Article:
The recent controversy over the rewriting of Roald Dahl’s books to make them more politically correct, which may or may not have been just a publicity stunt, has got me thinking even more about where we should stand on censorship. And it is censorship, pure and simple. Look at the definition of the word if you’re not sure.

My views on this have changed and hardened recently. The thing is I like being politically correct and, as any reader will gather from my editorials, my views are left of centre. But I think we need to be firm on some things. If one starts changing words then it means that written words can be changed. The moral high ground is lost and it’s harder to work out what was actually said or meant. Freedom of speech is taken away from the dead. And, maybe, if we refuse to recognise this as a line in the sand, then there are others lines we may not notice until it is too late.

My first degree was in History, fascinating subject (let me know if you want a chat on Later Roman military formations) but part of the challenge is working out what actually happened. Far from being the preservers of ancient knowledge like many of us were taught in school, the Early Christians destroyed by some estimates over 95% of pagan writing and a surprising amount of what is left is just extracts in Christian texts of the time, often included solely in order to rebut them. That was a historic catastrophe, in at least two different ways. What I am saying is that the writings of authors need to be kept the same in order to accurately judge them. If they fall out of favour of the times then let them. Of course, as librarians our influence is highly limited (profit wins every time) but at the very least we should not welcome such changes. Or we will be judged in the future for it. That is, unless librarians are written out of history when it is politically correct to do so.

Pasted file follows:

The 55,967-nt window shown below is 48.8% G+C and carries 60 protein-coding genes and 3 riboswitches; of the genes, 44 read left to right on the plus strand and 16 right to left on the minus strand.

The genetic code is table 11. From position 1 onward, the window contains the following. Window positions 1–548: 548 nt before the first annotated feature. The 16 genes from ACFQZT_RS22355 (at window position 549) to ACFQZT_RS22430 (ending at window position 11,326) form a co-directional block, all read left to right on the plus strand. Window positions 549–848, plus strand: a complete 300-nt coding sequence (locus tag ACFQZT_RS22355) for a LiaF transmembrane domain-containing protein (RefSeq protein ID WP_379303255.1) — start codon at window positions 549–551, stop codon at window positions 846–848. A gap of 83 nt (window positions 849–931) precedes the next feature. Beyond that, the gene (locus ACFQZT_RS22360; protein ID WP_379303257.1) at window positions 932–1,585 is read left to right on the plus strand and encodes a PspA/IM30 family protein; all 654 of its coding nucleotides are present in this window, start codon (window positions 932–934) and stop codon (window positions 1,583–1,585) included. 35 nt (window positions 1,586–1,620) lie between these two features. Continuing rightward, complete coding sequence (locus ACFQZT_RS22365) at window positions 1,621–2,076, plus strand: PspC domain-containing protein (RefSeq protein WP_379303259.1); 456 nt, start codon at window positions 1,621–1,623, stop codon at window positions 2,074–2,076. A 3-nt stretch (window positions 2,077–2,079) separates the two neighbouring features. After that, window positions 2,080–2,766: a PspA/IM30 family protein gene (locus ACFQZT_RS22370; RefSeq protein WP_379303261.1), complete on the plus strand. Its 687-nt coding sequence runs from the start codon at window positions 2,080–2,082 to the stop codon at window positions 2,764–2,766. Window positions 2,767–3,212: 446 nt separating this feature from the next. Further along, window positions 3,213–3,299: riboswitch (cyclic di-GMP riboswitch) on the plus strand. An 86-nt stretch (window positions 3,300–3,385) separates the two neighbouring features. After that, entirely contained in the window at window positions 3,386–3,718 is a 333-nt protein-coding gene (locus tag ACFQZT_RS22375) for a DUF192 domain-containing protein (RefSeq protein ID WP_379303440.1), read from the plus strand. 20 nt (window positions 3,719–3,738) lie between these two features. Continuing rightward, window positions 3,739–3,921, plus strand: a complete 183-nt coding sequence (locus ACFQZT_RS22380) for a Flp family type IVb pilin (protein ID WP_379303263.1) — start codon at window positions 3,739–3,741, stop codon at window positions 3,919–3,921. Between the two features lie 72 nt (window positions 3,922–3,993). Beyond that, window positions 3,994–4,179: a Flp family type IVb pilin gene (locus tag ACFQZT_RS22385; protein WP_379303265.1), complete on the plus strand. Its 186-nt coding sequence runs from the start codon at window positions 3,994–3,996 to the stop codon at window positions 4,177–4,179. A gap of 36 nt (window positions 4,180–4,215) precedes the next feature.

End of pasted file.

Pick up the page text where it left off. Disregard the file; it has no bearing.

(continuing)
Changes by local authority

National news

  • I hate library phone boxes. By Katrina Robinson – The Oldie. “I’m a librarian – so people think I should love it when people put any old books in any old crate and label it ‘Library’. They think I’m blaspheming against mighty Thoth, the Egyptian god of reading, when I tell them how I feel. I feel the way any worth-her-salt GP would feel if she spotted a rusty first-aid box by the side of the road, with ‘Hospital’ emblazoned all over it – while real hospitals were closing or becoming semi-open ‘community hospitals’ staffed by unqualified volunteers.”

Although there have been library closures, an extensive network of libraries remains across England delivering services including digital to local residents. There has been no assessment made of the impact of library closures on trends in the level of digital exclusion. There are over 2,900 libraries across England, and while there have been closures, they continue to be a well used service, providing a trusted network of accessible locations with trained staff and volunteers, free wifi and public PCs, and assisted digital access to a wide range of digital services.

Based on a dataset of information on public libraries in England, published by Arts Council England, we estimated that around 230 static libraries have been permanently closed in the period 1 April 2010 to 31 December 2021 and have not been relocated or replaced.”